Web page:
Rich-lister fights million-dollar yacht deal

22:03, Aug 01 2012
Delegat's Group CEO Jim Delegat

A Rich Lister is fighting to claw back more than $1 million from a boat-building group that collapsed just after he commissioned a 70-foot luxury yacht.

Wine mogul Jim Delegat, worth an estimated $150 million, is awaiting a High Court judgment that will determine whether his funds can be salvaged from the wreck of failed Auckland boatbuilders Salthouse Marine Limited (SML).

Delegat flew to Perth in late 2009, where Australian multi-millionaire and former SML director Chris Norman persuaded him to order a Salthouse 68 motor yacht.

Previous bespoke models have been laden with luxury leather furnishings, flatscreen TVs and air-con cabins, with the ability to sleep eight people and reach speeds of 30 knots.

But just three months later, Norman had pulled the plug on the 27-year-old SML group, putting 51 workers out of a job and leaving debts of $2.5 million.

Now he is being sued by Delegat's business trust and an SML subsidiary, which allege that he breached his director's duties to creditors.

SML's operating style was to create single-purpose subsidiary companies for the construction of each vessel. The company building the Delegat trust's yacht was named Boat 93.

Delegat's lawyers claim that his money was then diverted to prop up three related holding companies - Boat 89, 90 and 92.

Liquidators reports found one of the subsidiaries had borrowed Delegat's money to help build a $3.5m luxury boat for Norman's company, Yachts West and that more cash was loaned to complete another yacht, named Summersalt, for a previous customer.

One report said Delegat was ''totally unaware'' of what was going on.

Lawyer Chris Patterson, representing the Boat 93 liquidator and the Delegat trust, told the court the transfer of funds resembled a Ponzi scheme.

"It was always going to come to an end once Mr Norman put his boats in the water," he said to BusinessDay.

"Whoever was the last customer - unfortunately, Mr Delegat - was always going to suffer the greatest loss."

After the two boats were built Norman appointed a receiver to SML, with a host of subsidiaries toppling in its wake.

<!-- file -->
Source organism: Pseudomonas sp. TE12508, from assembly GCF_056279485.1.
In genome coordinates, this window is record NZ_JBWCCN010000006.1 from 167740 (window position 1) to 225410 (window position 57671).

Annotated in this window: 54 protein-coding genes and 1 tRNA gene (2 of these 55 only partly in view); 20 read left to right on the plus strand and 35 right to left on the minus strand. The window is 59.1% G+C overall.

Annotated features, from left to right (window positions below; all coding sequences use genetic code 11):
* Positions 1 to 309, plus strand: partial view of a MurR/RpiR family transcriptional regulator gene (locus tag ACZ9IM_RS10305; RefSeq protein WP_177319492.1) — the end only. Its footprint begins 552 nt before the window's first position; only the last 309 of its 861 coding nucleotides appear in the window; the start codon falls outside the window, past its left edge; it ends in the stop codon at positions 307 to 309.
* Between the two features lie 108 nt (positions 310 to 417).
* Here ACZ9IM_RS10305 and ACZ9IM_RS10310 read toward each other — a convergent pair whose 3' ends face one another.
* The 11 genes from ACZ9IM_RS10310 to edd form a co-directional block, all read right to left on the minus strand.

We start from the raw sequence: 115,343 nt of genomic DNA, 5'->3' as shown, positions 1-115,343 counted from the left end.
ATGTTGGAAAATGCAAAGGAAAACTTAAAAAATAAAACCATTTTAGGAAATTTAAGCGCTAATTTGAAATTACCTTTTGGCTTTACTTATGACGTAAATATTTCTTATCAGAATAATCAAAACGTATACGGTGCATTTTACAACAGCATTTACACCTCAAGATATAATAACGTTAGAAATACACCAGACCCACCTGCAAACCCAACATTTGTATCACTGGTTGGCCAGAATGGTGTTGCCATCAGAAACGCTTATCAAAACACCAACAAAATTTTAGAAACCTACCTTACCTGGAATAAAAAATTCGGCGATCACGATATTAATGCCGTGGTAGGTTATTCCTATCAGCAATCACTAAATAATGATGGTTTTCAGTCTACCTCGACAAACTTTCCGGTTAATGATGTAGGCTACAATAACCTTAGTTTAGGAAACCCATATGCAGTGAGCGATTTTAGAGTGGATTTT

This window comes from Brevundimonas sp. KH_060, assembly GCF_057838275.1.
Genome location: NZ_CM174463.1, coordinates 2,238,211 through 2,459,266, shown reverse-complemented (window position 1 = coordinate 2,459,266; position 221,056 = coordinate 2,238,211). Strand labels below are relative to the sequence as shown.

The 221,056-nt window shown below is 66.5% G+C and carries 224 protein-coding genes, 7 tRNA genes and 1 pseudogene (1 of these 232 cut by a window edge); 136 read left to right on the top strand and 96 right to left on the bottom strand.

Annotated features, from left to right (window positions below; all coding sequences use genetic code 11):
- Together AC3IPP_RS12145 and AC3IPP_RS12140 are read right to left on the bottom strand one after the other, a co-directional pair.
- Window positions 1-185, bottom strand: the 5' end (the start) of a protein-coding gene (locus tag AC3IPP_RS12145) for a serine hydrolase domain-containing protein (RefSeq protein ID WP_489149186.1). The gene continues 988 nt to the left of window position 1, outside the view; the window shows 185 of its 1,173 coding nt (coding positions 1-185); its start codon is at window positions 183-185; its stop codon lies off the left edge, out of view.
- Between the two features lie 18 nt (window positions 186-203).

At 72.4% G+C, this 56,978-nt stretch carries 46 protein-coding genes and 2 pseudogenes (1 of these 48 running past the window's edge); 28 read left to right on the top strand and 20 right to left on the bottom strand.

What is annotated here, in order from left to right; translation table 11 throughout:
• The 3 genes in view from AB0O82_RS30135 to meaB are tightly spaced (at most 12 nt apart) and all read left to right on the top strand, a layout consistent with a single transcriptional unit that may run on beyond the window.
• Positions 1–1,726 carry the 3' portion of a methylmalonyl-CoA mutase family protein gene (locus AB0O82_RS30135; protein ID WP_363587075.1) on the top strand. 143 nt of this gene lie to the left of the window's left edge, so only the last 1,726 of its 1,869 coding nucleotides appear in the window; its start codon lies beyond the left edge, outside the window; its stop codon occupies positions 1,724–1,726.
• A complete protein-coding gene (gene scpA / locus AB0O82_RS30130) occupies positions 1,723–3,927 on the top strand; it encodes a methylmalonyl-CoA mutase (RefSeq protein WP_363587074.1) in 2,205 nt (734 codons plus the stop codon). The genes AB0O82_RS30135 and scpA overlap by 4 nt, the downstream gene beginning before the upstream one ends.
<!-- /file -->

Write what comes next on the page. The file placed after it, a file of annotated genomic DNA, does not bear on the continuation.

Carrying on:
But Norman's lawyers said he ''agonised over the decision and felt physically ill'', having previously believed the company could return to profitability.

Delegat was left with a half-finished hull worth roughly $150,000, and standing in a long line of other unsecured creditors.

"The upshot is, Norman told [Delegat] to come and collect his hull and go away," Patterson said.

It is claimed that Delegat has since poured an additional $4.7 million into finishing the yacht himself.

Forensic Accounting's David Pettersen, who is liquidator for Boat 90 and 92, said in a report that the shuffling between subsidiaries was "borrow[ing] from Peter to pay Paul".

He said the actions were "nothing short of reckless", concluding they were instrumental in the losses to creditors and the group's collapse.

Norman was not named as a director of any of the boat subsidiary companies, and has asserted that he had no role in their affairs.

Although Norman declined to comment, in the closing summary from the court action his lawyers said it was SML general manager Julie Salthouse who had the real power in the relationship.

They have named Salthouse as a third party to the claim, applying to the court to try and have her share any potential liability.

But the plaintiffs argued that Norman's extensive involvement as a former SML chairman, shareholder and financier made him a ''shadow director'' and claimed he, in fact, had absolute power.

They are seeking to make Norman put enough money back into all the failed companies to repay creditors and liquidators, including Delegat's claim for $1,080,000.

Norman's background is in naval architecture, and his remaining stake in a Perth-based shipping company he co-founded, Austal, is understood to be worth $54m.

She pleaded in her statement of defence to the court that Norman had the "overall financial control responsibility", but also gave evidence that he was uninvolved in the subsidiaries.

She's refused further comment while the issue is before the court.

Justice Woolford has reserved his judgment, which is not expected to be released for at least a month.